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You need to know about this book. I picked up How to Buy a Love of Reading by Tanya Egan Gibson on a whim the last time I was at the library, and it turned into one of those books. You know the ones. I had to have it near me (it’s tucked against my leg right now). I felt nervous if I left home without it. I’m an, ah, involved reader in general, but it doesn’t often happen that I regularly find myself talking out loud to a book–arguing with or cheering on characters, laughing, swearing, yelling. About half an hour after I finished it I started crying, partly due to the kickback from the emotional surge of the book, partly because it was over. I think I read nearly half the book twice in my attempts to delay the sad moment when there would be none left.

The book is about Carley Wells, who is a pretty average girl living in a neighborhood straight out of Gatsby (seriously–one mom “practices” her mannerisms by studying an old tape of Jackie Kennedy). Carley’s overweight, devoted to her best friend, Hunter (the ‘golden’ boy, who’s struggling with an increasing dependency on alcohol and painkillers and the frustration of living in an image other people created), but not particularly interested in the social climbing scene. She also dislikes reading. Normally I’d shudder in horror, but considering the teacher she has to deal with, I can actually see her point. She’s a sweet girl, but not outstanding. Her parents, naturally, decide that the way to make her stand out on her college applications is to concentrate on a passion for literature, and commission an author to write a book to Carley’s specifications, the Book that will make her love to read.

From there, How to Buy a Love of Reading hones in on relationships. There’s Carley’s interaction with Bree, the high-concept meta-fictionist hired to write The Book, and their process of realizing what stories are about. There’s Bree and Justin (aka Rock Star), the bestselling author she went to college with, who hopes to reconcile with her. Most importantly, though, it’s about Carley and Hunter.

Carley and Hunter’s friendship is the reason for the yelling and cursing and pleading. Words like “raw” and “heartbreaking” don’t feel deep enough. It is painful to read, painful to write about, painful to think about. There are times when unconditional love and insurmountable difference coexist. The times when friendship continues through irreparable hurt because there is no way to stop loving that person. Ever. Times of clinging to each moment of ease and joy because they need to be enough to weather longer stretches of doubt and pain.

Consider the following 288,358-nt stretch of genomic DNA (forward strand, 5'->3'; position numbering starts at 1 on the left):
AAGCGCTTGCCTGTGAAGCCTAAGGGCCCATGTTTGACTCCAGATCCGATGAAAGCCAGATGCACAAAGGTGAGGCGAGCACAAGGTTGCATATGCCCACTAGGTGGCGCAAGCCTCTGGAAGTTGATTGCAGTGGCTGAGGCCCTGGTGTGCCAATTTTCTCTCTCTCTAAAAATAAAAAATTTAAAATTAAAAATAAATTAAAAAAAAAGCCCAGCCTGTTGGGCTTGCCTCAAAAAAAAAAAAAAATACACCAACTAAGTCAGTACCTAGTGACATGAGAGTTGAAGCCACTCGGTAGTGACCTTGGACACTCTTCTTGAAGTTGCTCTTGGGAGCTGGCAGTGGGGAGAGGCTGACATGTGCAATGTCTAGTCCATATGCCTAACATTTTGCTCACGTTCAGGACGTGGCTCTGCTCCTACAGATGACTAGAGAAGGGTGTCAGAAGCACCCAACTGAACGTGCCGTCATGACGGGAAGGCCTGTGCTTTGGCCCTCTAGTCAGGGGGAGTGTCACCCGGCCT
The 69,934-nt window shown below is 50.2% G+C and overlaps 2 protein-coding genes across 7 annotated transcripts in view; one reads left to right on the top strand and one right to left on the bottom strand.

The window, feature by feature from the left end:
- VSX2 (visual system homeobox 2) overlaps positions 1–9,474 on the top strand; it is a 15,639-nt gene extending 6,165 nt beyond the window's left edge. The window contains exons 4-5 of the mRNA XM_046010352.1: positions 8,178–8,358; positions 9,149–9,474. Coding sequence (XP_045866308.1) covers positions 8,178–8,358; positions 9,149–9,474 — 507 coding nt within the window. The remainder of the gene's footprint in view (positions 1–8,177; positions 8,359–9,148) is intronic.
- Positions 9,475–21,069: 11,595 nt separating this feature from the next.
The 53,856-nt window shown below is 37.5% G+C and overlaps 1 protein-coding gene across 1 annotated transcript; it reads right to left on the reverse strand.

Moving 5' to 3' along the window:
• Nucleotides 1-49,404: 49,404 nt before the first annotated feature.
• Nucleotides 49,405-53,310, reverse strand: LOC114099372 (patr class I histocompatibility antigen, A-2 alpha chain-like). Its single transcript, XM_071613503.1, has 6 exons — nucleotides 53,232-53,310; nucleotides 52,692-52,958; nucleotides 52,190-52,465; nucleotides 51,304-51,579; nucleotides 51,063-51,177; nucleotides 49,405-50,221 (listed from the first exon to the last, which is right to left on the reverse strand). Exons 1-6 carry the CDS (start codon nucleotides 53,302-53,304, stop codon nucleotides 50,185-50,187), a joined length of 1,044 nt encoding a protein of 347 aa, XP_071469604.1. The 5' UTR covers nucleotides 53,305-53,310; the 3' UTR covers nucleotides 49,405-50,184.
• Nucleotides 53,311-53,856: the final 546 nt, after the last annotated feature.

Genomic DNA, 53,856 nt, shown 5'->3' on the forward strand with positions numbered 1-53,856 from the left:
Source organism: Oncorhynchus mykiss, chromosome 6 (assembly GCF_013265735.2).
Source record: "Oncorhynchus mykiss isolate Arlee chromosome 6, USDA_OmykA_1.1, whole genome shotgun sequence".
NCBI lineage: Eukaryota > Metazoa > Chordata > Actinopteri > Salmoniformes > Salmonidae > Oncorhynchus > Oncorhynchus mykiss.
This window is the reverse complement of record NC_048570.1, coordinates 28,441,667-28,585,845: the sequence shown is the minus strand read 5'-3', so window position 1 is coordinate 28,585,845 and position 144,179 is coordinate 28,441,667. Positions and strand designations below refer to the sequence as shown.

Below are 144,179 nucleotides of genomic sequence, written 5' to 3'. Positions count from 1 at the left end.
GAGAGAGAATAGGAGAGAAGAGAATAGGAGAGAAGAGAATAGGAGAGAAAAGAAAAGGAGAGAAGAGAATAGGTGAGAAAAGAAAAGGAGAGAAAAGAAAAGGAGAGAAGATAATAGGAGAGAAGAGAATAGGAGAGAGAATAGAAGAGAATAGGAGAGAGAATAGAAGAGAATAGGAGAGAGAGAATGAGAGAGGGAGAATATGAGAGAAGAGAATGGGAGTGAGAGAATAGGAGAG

Gibson knows this kind of friendship intimately. In different hands, it would be easy to call Hunter a jerk, to call Carley weak. It would be too easy to dismiss the whole relationship with a wave of the hand and tell Carley it’s time to cut her losses and move on. Gibson knows it’s about more than who the other person is. It’s about who you are, and what it means to believe in a person, a love, without demanding proof before offering forgiveness. She knows the question is how you define yourself and the other person at every stage of a friendship.

I know what it’s like to have a Hunter. My friendship was different, and so was the way it ended (less complicated, thankfully. Less devastating in terms of what was said and done), but the emotions hit home. That’s why it’s so painful to read, and so perfect. Everything’s stirred back up again, but she meets you in exactly the right place to understand.

And Gibson does come back to the Book that makes her book’s title relevant, and that feels right, too. She does not try to make the book-within-a-book parallel the main narrative. She does not play stupid tricks. She does use the Book as a yardstick for Carley, a place to ground her as she grows, and by the end the parts of the story feel like they are where they are supposed to be.